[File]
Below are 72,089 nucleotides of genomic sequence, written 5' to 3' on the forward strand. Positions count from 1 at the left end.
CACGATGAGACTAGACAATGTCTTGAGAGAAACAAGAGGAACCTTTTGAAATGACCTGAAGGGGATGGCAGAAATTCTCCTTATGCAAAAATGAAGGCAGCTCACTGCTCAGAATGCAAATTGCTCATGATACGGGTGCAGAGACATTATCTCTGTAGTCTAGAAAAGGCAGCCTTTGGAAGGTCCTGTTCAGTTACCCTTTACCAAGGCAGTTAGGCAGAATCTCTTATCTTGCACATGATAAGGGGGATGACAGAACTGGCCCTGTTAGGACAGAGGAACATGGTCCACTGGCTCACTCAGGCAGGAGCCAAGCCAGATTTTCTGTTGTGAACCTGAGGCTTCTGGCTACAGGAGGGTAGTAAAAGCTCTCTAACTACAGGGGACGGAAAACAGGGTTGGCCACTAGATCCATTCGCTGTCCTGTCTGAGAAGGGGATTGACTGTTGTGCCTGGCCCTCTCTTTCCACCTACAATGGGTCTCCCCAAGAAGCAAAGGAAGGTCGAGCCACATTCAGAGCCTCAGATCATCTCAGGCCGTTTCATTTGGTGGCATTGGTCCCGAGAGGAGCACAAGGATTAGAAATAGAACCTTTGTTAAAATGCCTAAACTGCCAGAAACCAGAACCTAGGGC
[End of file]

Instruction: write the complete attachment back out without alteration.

Below are 72,089 nucleotides of genomic sequence, written 5' to 3' on the forward strand. Positions count from 1 at the left end.
CACGATGAGACTAGACAATGTCTTGAGAGAAACAAGAGGAACCTTTTGAAATGACCTGAAGGGGATGGCAGAAATTCTCCTTATGCAAAAATGAAGGCAGCTCACTGCTCAGAATGCAAATTGCTCATGATACGGGTGCAGAGACATTATCTCTGTAGTCTAGAAAAGGCAGCCTTTGGAAGGTCCTGTTCAGTTACCCTTTACCAAGGCAGTTAGGCAGAATCTCTTATCTTGCACATGATAAGGGGGATGACAGAACTGGCCCTGTTAGGACAGAGGAACATGGTCCACTGGCTCACTCAGGCAGGAGCCAAGCCAGATTTTCTGTTGTGAACCTGAGGCTTCTGGCTACAGGAGGGTAGTAAAAGCTCTCTAACTACAGGGGACGGAAAACAGGGTTGGCCACTAGATCCATTCGCTGTCCTGTCTGAGAAGGGGATTGACTGTTGTGCCTGGCCCTCTCTTTCCACCTACAATGGGTCTCCCCAAGAAGCAAAGGAAGGTCGAGCCACATTCAGAGCCTCAGATCATCTCAGGCCGTTTCATTTGGTGGCATTGGTCCCGAGAGGAGCACAAGGATTAGAAATAGAACCTTTGTTAAAATGCCTAAACTGCCAGAAACCAGAACCTAGGGC